Sometimes, your community is what you make it. Here is one of those opportunities.

After spending a couple years gradually building up his business, working out of a variety of makeshift facilities, usually from early evening until late the next morning, Zak is making a big leap: he will be opening a bakery, retail outlet and café in Wynwood. And he's using Kickstarter to raise some of the capital needed to open the place. I said it a few weeks ago when I made my pledge:

With a week to go, Zak is more than 75% of the way to the additional $30,000 he is hoping to fund through Kickstarter. I don't normally use this platform for these kinds of purposes, but I'm doing so now: please help.

For a little insight, I dropped by the space yesterday to talk to Zak about what he envisions. Unfortunately, I didn't record our conversation or take notes, so this is more in the nature of loose impressions than an interview, but here is what I learned:

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Thursday, April 3, 2014

"frying wizard" | Mikawa Zezankyo - みかわ是山居 - Tokyo

We ate our share of sushi while in Japan, but sushi is not the be all and end all of Japanese cuisine. While planning our trip, several smart people told us we needed to, among other things, fit in at least one tempura meal while we were there. And just a couple weeks before we left, the New York Times ran a piece on one of Tokyo's high-end tempura temples, noting that such places are virtually nonexistent in the U.S.

It's not that you can't find tempura in the States; indeed, many Japanese restaurants here try to do a little bit of everything, folding tempura, sushi, yakitori, ramen, soba and stir-fries all into the same menu.[1] But Japan is a place where specialists thrive. And at several restaurants in Japan, the art of tempura frying is treated with the same reverence and respect as we typically see only devoted to sushi. To experience it, we opted for Mikawa Zezankyo, a small place in a quiet neighborhood fairly close by the beautiful Kiyosumi Garden.

(You can see all my pictures in this Mikawa Zezankyo flickr set.)

Mikawa Zezankyo is in some ways a faithfully traditional place: you remove your shoes before being seated in one of the nine spots that surround the counter, and the menu – with ink-brushed calligraphy and illustrations – largely consists of the same kinds of "Edomae-tempura" items that would have been served a hundred years ago. But it is also quirkily individualistic: the chef apparently has a penchant for fedoras, which appear in various guises throughout the restaurant, including the massive brass exhaust fan over the cooking area.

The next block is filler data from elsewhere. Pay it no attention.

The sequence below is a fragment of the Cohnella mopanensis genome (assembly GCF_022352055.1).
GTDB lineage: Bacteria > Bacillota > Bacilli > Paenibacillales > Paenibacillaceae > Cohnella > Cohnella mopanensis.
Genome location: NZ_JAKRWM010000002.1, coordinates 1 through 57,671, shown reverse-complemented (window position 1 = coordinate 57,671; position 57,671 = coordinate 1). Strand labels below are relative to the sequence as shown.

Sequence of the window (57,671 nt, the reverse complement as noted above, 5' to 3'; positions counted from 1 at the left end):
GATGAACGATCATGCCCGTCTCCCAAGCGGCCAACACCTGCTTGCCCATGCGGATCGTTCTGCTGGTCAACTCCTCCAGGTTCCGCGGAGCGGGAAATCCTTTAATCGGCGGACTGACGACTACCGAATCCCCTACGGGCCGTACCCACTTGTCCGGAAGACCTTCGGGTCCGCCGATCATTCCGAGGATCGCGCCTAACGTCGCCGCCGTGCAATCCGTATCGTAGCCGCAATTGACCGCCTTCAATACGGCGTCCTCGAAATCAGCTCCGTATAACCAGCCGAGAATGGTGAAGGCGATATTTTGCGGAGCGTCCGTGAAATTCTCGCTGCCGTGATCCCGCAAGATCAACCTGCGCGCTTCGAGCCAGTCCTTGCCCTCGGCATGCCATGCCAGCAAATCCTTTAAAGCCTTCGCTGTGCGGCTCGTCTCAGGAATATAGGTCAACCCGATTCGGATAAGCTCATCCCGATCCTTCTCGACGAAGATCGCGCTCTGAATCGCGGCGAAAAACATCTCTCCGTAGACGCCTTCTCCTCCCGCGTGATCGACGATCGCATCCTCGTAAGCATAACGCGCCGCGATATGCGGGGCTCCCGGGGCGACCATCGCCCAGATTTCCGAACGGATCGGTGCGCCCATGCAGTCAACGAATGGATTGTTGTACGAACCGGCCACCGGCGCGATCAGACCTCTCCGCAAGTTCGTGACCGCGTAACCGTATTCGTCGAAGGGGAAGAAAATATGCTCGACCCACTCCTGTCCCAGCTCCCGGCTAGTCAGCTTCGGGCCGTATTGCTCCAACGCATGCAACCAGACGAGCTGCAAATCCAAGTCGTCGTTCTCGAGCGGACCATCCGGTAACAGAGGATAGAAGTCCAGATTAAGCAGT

The restaurant appears to be a three-person operation: Chef Tetsuya Saotome tends to the actual frying, as an assistant readies each course, and a server circulates behind the guests pouring drinks, clearing plates, and periodically swapping out the paper on which each item is deposited after it emerges from the bubbling oil. The first of these - all served one by one in an omakase style procession – is a plump ebi (shrimp), whose thin sheen of crispy batter only barely obscures its bright orange stripes. The chef recommends dipping in nothing but salt for this first bite, and he's right: its flavor is pure, clean and sweet, its texture still tender and supple once the delicate tempura casing is breached.

A second one follows, so you can also try the shrimp with the light, translucent soy and dashi dipping sauce bolstered with grated daikon oroshi. I had always been puzzled by the custom of serving tempura with a watery dipping sauce. Why go through all the trouble of creating this crispy exterior if you're going to just dunk it and make it all soggy? But here, anyway, the tempura coating still maintained some of its crunch even after being run through the dipping sauce, providing a further contrast of textures. Next, my favorite part, the shrimp's heads, crispy bites bursting with oceanic goodness.